She was Canada's unofficial ambassador in Los Angeles and London where talented Canadians made important contacts at her legendary parties. At Canada Day celebrations on the beach in Malibu, actors dressed as Mounties would greet the stars. Rod Steiger, Henry Mancini, Rock Hudson and Whoopi Goldberg were a few of her favourite guests.
In 1967, Dixie established the first childcare centre -- The Neighbours of Watts -- in south central Los Angeles with two of her closest Friends. Dixie was the founding vice-president and raised huge amounts of money by involving Frank Sinatra and Sammy Davis Jr. Once the organization got under way, Dixie insisted that the leadership be turned over, from celebrity wives to the residents of Watts. Dixie was very proud of her role in The Neighbours of Watts -- a centre that continues to thrive.
The JEWISONs moved back to Canada in 1978 after more than 20 years abroad. Dixie now put her energy into promoting Canada's film industry. She had parties for the Toronto International Film Festival and later the Canadian Film Centre. She started an annual barbecue at her farm that is now held at the Canadian Film Centre because it became too large. Last year, 3,000 Canadian and international filmmakers and actors networked at the barbecue that Dixie started.
Dixie JEWISON had old-fashioned Canadian values. She was down-to-earth, loyal, unpretentious and never complained. In the last five years of her life she showed tremendous courage as she was diagnosed first with lung cancer and then throat cancer. She couldn't eat in the last year-and-a-half of her life. However, she always insisted she was "just fine" even as her voice became more and more hoarse and her breathing more and more laboured.
Dixie met all the stars of this world but she remained unaffected by them. Her greatest joy was her family, her country and her lifelong Friends. We miss her.
Nalini STEWARD/STEWART/STUART is a friend and neighbour of Dixie JEWISON.

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ROCKFELD o@ca.on.york_county.toronto.toronto_star 2005-06-20 published
SHIMMERMAN, Joseph
On June 19, 2005 at Baycrest Hospital. Joseph SHIMMERMAN, beloved husband of the late Leah SHIMMERMAN. Loving father and father-in-law of Joan ROSS and Carl MASCOTT, Alan SHIMMERMAN and Melissa HAWCO, and Ryna and Jerry MILLER. Dear brother and brother-in-law of Pearl and the late Harry FROMSTEIN, Anne and Itcha KERBEL, Toby and Zisha ROCKFELD, Sam and Mary SHIMMERMAN, Max and Rosie SHIMMERMAN, and Tzivia and Harry TOBIN. Devoted grandfather of Marla and Rob, Shawna and Marvin, Tara and Marc, Ruth and Ian, Daniel and Pam, Jeremy and Emily, Jessica, Jacob, and Michael. Devoted great-grandfather of 14. At Benjamin's Park Memorial Chapel, 2401 Steeles Ave. W. (3 lights west of Dufferin) for service on Monday, June 20, 2005 at 1: 30 p.m. Interment The New Yorker Section of Dawes Road Cemetery. Shiva at 4 Deer Park Crescent P.H. A buzz code 54. If desired, memorial donations may be made to the Benjamin Foundation, 3429 Bathurst Street, Toronto, Ontario M6A 2C3, 416-780-0324.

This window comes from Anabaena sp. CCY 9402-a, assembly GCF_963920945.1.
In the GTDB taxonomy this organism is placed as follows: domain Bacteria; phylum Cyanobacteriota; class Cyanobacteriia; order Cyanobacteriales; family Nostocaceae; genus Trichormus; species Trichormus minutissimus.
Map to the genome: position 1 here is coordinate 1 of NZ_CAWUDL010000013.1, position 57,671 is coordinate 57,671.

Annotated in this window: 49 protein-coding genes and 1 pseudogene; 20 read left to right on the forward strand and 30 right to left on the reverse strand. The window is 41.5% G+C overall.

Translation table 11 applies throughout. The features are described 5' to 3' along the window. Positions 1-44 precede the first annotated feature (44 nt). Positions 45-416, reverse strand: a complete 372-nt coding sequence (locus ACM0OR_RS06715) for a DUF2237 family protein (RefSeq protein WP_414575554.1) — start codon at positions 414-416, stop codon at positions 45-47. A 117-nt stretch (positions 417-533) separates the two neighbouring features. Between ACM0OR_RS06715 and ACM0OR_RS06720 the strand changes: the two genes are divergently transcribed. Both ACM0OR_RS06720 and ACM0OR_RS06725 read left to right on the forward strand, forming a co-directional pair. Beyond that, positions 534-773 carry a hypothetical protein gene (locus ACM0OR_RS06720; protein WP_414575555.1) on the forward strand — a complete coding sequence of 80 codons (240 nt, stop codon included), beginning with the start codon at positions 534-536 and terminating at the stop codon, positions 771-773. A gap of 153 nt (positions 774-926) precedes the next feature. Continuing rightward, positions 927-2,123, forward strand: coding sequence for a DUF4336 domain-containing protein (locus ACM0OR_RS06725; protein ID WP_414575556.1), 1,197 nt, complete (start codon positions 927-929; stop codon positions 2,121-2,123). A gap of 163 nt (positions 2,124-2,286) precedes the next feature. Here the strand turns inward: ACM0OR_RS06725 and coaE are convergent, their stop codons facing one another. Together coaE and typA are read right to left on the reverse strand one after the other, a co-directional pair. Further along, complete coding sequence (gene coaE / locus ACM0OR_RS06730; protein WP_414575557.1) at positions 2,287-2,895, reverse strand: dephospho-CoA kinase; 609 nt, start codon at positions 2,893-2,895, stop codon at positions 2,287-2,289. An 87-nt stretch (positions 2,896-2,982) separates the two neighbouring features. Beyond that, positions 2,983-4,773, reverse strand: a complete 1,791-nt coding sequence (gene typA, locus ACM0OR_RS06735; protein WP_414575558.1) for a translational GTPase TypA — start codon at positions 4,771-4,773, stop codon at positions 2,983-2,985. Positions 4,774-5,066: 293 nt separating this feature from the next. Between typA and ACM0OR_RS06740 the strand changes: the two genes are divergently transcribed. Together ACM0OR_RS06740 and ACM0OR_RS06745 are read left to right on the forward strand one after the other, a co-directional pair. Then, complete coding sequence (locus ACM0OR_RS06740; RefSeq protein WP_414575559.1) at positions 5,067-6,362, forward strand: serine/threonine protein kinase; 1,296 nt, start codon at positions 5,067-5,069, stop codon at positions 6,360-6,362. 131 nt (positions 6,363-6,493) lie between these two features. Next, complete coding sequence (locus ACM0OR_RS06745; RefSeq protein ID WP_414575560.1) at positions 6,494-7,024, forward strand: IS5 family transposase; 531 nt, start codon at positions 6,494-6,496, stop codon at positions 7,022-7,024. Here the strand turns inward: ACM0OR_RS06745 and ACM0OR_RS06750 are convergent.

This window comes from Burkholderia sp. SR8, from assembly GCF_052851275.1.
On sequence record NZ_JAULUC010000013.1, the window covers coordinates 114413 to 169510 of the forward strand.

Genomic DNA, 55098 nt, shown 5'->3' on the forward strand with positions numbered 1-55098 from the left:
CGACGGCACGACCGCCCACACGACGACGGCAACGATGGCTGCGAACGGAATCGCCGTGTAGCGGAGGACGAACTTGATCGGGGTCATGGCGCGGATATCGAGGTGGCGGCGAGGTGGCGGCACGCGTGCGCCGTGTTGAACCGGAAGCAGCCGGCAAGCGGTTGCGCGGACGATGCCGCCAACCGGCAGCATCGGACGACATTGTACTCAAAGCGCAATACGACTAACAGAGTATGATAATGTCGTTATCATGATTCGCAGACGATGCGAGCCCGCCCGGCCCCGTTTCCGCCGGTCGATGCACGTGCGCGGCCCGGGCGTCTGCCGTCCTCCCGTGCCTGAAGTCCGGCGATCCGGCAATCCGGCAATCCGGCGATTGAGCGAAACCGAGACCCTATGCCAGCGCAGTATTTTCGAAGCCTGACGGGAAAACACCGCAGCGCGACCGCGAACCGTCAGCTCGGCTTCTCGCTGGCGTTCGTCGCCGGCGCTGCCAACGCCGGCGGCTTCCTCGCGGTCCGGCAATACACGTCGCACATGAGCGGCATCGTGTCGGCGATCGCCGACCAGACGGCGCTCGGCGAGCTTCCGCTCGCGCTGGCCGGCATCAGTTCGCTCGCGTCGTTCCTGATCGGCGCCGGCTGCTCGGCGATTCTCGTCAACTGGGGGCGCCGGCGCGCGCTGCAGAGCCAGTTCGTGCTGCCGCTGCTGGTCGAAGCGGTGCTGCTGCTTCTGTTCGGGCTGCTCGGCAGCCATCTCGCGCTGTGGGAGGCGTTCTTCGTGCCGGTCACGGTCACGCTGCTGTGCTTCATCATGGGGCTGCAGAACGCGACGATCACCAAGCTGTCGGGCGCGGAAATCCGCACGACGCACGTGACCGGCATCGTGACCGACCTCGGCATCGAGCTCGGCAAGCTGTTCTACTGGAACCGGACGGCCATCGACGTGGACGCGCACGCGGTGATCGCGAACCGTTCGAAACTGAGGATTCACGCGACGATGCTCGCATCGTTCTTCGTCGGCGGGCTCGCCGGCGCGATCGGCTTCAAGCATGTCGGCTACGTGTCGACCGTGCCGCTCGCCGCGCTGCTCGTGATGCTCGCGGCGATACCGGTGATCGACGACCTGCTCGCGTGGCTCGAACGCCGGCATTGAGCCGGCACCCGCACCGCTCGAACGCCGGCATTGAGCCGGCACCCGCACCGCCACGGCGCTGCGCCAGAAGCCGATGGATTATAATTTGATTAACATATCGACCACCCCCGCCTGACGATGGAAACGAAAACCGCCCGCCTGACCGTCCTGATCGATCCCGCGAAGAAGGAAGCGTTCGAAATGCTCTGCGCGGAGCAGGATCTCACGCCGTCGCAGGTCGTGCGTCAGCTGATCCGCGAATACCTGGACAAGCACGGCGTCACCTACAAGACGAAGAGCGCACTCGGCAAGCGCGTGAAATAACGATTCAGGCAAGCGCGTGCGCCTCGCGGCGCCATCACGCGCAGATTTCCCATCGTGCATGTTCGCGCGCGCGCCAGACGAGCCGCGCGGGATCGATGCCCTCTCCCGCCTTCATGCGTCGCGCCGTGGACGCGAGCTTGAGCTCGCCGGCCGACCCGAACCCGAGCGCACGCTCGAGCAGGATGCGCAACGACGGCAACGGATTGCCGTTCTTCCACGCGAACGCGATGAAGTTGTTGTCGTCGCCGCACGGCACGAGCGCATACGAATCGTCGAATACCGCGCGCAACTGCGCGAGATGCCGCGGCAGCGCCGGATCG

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ROCKINGHAM o@ca.on.york_county.toronto.globe_and_mail 2005-03-23 published
James COWAN, Army Officer 1928-2005
As a raw lieutenant, he took command in the middle of a battle in the Korean War and was recommended for the Military Cross
By Buzz BOURDON, Special to The Globe and Mail, Wednesday, March 23, 2005, Page S9
Ottawa -- Jim COWAN achieved a rare distinction for an inexperienced 22-year-old army officer when he took command of his infantry company in the middle of a battle. On May 30, 1951, he was a lieutenant with the Second Battalion, Royal Canadian Regiment, commanding a platoon of 35 infantrymen during their first major action in the Korean War when his company commander was wounded.
Mr. COWAN's seniority got him the job, said John WOODS of Ottawa, one of two other platoon commanders during the battle of Kakhul-Bong almost 54 years ago. "John STRICKLAND of 9 Platoon had lost three-quarters of his platoon in the first five minutes of the attack. [My platoon] came up and took over his position, so Jimmy and I fought side by side up the hill."
Suddenly, word came that their commander, Major Harry BOATES, had been hit by a Chinese mortar bomb. Mr. COWAN sprinted breathlessly over to Mr. WOODS. " What date was your commission?" he asked.
Even in the middle of a battle, it was important for officers to observe certain professional niceties. "Feb. 16, 1948," Mr. WOODS replied.
"That gave him three months seniority over me, [which] entitled him to take over the company."
They discussed what to do next. "We thought about making a full bayonet charge with both platoons, but we decided... it would have been suicidal."